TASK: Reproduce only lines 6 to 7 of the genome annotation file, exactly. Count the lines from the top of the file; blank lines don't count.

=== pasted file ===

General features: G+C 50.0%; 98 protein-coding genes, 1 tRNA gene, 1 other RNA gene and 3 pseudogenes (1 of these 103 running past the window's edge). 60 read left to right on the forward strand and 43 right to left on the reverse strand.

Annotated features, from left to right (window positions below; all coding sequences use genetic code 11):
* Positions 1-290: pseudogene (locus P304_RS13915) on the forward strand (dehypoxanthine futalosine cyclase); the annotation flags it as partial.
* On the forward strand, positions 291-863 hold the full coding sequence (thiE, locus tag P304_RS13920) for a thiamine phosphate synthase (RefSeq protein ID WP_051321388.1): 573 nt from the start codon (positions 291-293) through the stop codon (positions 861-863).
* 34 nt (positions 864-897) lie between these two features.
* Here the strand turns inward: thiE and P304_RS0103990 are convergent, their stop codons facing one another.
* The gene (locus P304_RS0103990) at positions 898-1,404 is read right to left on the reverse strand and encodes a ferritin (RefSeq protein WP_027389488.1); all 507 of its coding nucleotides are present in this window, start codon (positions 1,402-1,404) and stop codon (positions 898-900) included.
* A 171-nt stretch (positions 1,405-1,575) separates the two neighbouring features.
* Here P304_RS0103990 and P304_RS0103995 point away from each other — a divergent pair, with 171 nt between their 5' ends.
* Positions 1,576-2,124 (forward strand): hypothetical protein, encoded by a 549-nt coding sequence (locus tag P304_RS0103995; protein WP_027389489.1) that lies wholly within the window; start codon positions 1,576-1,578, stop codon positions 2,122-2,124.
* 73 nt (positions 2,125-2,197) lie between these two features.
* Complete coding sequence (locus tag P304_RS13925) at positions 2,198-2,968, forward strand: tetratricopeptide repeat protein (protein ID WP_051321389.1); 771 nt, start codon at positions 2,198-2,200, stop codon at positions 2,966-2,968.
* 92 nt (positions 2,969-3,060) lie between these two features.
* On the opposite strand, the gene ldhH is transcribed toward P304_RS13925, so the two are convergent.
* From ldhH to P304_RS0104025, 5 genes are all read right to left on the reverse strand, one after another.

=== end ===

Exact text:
* Here the strand turns inward: thiE and P304_RS0103990 are convergent, their stop codons facing one another.
* The gene (locus P304_RS0103990) at positions 898-1,404 is read right to left on the reverse strand and encodes a ferritin (RefSeq protein WP_027389488.1); all 507 of its coding nucleotides are present in this window, start codon (positions 1,402-1,404) and stop codon (positions 898-900) included.